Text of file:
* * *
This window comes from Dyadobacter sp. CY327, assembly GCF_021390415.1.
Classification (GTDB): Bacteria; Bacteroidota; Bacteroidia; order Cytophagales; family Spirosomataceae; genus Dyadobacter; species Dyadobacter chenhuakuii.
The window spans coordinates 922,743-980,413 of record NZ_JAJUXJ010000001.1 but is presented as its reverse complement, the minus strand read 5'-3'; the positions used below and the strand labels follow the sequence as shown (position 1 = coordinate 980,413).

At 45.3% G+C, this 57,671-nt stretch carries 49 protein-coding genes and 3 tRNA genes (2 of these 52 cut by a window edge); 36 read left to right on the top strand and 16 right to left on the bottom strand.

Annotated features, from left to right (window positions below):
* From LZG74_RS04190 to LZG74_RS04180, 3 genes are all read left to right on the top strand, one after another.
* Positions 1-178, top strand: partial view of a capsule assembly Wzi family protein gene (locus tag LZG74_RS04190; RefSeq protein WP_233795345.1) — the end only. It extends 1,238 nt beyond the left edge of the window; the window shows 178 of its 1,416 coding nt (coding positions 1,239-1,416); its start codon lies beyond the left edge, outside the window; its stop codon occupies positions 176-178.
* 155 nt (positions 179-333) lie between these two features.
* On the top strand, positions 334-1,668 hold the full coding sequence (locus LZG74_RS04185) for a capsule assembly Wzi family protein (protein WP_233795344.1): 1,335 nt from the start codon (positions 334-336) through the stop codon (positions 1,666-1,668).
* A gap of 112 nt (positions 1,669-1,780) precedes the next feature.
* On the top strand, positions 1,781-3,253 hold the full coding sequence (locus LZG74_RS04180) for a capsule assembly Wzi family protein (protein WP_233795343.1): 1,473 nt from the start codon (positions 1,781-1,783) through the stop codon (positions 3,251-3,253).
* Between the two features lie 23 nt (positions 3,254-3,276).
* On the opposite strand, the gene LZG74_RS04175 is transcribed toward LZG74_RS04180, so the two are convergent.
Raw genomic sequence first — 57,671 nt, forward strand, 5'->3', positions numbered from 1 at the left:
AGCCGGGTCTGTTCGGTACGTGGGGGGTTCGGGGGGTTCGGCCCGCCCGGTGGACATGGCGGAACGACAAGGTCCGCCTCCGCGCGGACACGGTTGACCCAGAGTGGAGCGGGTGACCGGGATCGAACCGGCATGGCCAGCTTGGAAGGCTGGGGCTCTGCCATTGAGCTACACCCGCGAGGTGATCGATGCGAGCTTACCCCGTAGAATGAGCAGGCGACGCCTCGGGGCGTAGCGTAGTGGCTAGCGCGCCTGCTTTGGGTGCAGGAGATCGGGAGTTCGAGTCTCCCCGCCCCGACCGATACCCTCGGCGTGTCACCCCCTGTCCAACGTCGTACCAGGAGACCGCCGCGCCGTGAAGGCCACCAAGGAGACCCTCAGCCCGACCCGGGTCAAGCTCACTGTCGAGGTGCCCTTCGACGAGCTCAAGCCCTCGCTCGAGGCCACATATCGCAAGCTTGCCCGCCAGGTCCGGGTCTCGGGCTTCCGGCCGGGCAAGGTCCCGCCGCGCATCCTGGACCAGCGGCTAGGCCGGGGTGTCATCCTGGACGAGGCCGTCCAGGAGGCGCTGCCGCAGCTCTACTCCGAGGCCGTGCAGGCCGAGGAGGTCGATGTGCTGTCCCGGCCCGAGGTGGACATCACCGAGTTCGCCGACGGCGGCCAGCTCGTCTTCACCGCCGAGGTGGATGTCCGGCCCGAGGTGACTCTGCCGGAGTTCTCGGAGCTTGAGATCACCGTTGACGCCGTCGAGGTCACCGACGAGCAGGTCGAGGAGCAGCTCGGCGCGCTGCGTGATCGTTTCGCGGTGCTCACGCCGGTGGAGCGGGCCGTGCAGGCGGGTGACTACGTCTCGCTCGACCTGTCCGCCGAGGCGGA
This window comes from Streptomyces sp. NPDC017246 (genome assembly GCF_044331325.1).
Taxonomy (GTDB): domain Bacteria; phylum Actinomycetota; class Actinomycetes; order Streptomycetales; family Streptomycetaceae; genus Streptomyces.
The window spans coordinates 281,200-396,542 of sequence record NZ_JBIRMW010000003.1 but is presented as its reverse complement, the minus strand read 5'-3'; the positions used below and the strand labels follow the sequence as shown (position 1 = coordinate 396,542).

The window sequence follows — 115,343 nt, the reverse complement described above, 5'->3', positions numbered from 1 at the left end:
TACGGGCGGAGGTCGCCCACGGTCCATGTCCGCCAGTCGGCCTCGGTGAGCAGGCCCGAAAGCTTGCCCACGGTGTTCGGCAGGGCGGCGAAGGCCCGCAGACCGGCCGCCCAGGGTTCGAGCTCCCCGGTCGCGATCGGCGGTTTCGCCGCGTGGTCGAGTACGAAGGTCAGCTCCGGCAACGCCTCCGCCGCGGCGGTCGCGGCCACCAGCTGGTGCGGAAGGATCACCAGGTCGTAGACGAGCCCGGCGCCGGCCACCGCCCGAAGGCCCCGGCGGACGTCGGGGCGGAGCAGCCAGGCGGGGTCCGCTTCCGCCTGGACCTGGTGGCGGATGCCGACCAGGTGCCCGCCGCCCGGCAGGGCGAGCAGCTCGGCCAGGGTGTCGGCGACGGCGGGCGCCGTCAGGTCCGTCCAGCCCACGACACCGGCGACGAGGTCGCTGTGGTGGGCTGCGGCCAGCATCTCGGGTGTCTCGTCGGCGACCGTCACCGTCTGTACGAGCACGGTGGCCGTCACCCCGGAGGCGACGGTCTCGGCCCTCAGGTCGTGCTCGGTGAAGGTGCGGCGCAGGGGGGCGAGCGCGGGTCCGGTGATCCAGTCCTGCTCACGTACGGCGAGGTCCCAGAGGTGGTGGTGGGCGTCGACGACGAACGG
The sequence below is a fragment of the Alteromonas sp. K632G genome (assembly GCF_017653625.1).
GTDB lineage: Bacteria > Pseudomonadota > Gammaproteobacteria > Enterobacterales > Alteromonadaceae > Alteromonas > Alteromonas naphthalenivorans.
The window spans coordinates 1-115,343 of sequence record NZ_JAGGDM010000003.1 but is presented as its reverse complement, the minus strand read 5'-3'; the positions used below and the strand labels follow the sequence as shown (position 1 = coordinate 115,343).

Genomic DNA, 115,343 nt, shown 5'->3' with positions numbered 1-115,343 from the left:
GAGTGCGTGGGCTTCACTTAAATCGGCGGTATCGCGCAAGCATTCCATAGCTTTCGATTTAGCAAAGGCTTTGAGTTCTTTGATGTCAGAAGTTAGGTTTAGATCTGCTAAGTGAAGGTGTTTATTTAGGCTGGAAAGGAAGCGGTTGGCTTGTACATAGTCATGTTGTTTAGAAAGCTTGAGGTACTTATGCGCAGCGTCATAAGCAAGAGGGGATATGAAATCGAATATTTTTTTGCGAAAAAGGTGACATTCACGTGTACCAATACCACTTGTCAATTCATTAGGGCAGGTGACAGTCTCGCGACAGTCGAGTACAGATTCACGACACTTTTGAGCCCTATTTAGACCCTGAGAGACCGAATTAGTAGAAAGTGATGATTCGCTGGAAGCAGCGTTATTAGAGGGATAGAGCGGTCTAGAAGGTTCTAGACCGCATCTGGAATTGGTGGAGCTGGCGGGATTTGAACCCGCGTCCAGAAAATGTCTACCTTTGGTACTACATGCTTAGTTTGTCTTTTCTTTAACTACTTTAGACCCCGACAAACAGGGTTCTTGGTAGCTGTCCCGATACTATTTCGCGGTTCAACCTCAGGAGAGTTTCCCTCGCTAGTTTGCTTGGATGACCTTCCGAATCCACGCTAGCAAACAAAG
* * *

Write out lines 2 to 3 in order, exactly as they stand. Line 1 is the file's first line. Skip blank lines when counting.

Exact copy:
Classification (GTDB): Bacteria; Bacteroidota; Bacteroidia; order Cytophagales; family Spirosomataceae; genus Dyadobacter; species Dyadobacter chenhuakuii.
The window spans coordinates 922,743-980,413 of record NZ_JAJUXJ010000001.1 but is presented as its reverse complement, the minus strand read 5'-3'; the positions used below and the strand labels follow the sequence as shown (position 1 = coordinate 980,413).